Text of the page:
Job seekers in Mandurah will be hit with random drug testing, federal Social Services Minister Christian Porter has announced.
The city will be one of three locations in a trial to commence in January if the controversial measure wins Senate approval.
About 750 new job seekers signing onto Centrelink would be subject to random testing for drugs such as ice, ecstasy, heroin and marijuana.
Those who test positive would be forced onto a cashless welfare card with those failing more than once referred to medical professionals for treatment.
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Mr Porter said Mandurah and the region was struggling to tackle the problems of drug abuse in the community and cited statistics suggesting 23 per cent of the population was drug-affacted.
“There is clearly a problem here with the consumption of illicit drugs, particularly the drug ice, which needs to be dealt with in an honest and clear-minded fashion,” he said.
“What we have seen in internal data that we keep at the Department of Human Services is a massive increase in the number of people who are excused out of turning up to important appointments – like job interviews – because of drug problems.
“This drug testing trial is designed to achieve one very important outcome and that is to move more people more quickly from welfare dependency into employment.”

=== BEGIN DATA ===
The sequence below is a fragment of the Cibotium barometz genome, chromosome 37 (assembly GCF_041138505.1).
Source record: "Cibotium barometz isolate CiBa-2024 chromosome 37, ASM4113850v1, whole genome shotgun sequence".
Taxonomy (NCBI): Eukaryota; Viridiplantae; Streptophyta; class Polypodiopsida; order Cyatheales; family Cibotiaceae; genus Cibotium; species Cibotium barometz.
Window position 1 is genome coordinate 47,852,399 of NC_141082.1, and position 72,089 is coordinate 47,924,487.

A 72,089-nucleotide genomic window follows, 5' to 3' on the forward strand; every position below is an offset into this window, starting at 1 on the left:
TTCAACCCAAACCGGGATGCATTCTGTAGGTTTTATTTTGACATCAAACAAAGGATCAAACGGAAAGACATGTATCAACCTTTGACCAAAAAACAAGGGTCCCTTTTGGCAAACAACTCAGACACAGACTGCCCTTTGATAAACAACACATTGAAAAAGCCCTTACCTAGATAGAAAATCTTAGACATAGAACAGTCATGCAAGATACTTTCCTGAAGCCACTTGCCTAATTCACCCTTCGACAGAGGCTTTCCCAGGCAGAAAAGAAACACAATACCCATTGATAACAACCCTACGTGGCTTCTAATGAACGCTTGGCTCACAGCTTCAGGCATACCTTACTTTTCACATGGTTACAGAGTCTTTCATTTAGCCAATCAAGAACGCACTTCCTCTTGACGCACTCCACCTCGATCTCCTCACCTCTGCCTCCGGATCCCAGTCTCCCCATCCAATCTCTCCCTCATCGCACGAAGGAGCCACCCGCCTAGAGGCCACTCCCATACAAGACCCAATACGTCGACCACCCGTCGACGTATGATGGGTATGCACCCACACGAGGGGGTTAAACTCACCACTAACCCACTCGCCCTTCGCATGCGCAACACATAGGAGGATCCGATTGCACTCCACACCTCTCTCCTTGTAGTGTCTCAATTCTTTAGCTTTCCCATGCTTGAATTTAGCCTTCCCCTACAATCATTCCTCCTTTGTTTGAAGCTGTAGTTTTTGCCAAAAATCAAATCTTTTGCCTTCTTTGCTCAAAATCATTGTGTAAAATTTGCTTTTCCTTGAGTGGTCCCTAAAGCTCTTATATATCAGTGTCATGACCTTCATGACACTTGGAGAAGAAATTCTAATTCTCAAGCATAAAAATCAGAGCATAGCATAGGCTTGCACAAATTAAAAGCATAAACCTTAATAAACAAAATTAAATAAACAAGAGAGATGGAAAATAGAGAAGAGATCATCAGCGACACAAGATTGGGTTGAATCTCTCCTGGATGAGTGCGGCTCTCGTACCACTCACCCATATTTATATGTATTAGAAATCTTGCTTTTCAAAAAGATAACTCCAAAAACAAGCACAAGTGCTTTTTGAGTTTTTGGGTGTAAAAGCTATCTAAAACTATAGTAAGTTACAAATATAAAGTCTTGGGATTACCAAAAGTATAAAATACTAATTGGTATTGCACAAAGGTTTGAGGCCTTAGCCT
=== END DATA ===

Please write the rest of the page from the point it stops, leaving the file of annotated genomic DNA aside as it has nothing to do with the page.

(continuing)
Canning MP Andrew Hastie welcomed the announcement and said his constituents wanted action on illicit drugs.
“Our community has really struggled with the impact of drugs and this initiative is a practical step to help address that,” he said.
“We all know the devastating impact drugs have on individuals, families and communities.
“We need to try new things to help people overcome substance abuse so they can get clean and get a job.
“Employment provides individuals with the stability and self-worth they need to be healthy functioning members of their family and community.”
Mr Hastie said he had surveyed 45,000 households in his electorate over winter and conducted 28 community forums over the last eight weeks with drug use highlighted as a key concern.
On Tuesday, Mr Porter announced a site in Sydney’s western suburbs had also been chosen as a trial site.
“It is not about penalising or stigmatising people who have a barrier to employment which is as serious as drug abuse,” Mr Porter said.
“We want to help people in this situation.
“Failure to do so simply leaves people at risk of a cycle of welfare dependency.”
When the measure was announced in May as part of the federal budget Mr Porter said the trial would “ensure taxpayers’ money is not being used to fund drug addictions for dangerous substances such as ice and that people in these situations are given every assistance to improve their lives”.